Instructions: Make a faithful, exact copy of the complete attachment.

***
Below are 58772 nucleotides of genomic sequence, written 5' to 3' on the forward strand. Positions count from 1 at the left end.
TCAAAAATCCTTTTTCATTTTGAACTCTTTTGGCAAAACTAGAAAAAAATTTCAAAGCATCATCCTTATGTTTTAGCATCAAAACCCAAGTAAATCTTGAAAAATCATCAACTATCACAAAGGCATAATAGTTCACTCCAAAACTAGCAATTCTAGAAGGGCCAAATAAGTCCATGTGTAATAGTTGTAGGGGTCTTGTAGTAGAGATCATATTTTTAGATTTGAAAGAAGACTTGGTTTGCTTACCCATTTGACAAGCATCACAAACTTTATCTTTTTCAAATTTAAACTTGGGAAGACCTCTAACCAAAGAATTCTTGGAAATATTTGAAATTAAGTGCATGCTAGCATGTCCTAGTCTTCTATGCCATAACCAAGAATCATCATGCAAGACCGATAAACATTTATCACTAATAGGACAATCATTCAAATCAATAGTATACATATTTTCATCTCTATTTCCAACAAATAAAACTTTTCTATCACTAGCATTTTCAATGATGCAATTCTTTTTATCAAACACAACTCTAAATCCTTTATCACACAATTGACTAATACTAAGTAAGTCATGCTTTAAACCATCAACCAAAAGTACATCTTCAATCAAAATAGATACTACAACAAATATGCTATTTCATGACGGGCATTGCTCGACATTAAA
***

Below are 58772 nucleotides of genomic sequence, written 5' to 3' on the forward strand. Positions count from 1 at the left end.
TCAAAAATCCTTTTTCATTTTGAACTCTTTTGGCAAAACTAGAAAAAAATTTCAAAGCATCATCCTTATGTTTTAGCATCAAAACCCAAGTAAATCTTGAAAAATCATCAACTATCACAAAGGCATAATAGTTCACTCCAAAACTAGCAATTCTAGAAGGGCCAAATAAGTCCATGTGTAATAGTTGTAGGGGTCTTGTAGTAGAGATCATATTTTTAGATTTGAAAGAAGACTTGGTTTGCTTACCCATTTGACAAGCATCACAAACTTTATCTTTTTCAAATTTAAACTTGGGAAGACCTCTAACCAAAGAATTCTTGGAAATATTTGAAATTAAGTGCATGCTAGCATGTCCTAGTCTTCTATGCCATAACCAAGAATCATCATGCAAGACCGATAAACATTTATCACTAATAGGACAATCATTCAAATCAATAGTATACATATTTTCATCTCTATTTCCAACAAATAAAACTTTTCTATCACTAGCATTTTCAATGATGCAATTCTTTTTATCAAACACAACTCTAAATCCTTTATCACACAATTGACTAATACTAAGTAAGTCATGCTTTAAACCATCAACCAAAAGTACATCTTCAATCAAAATAGATACTACAACAAATATGCTATTTCATGACGGGCATTGCTCGACATTAAA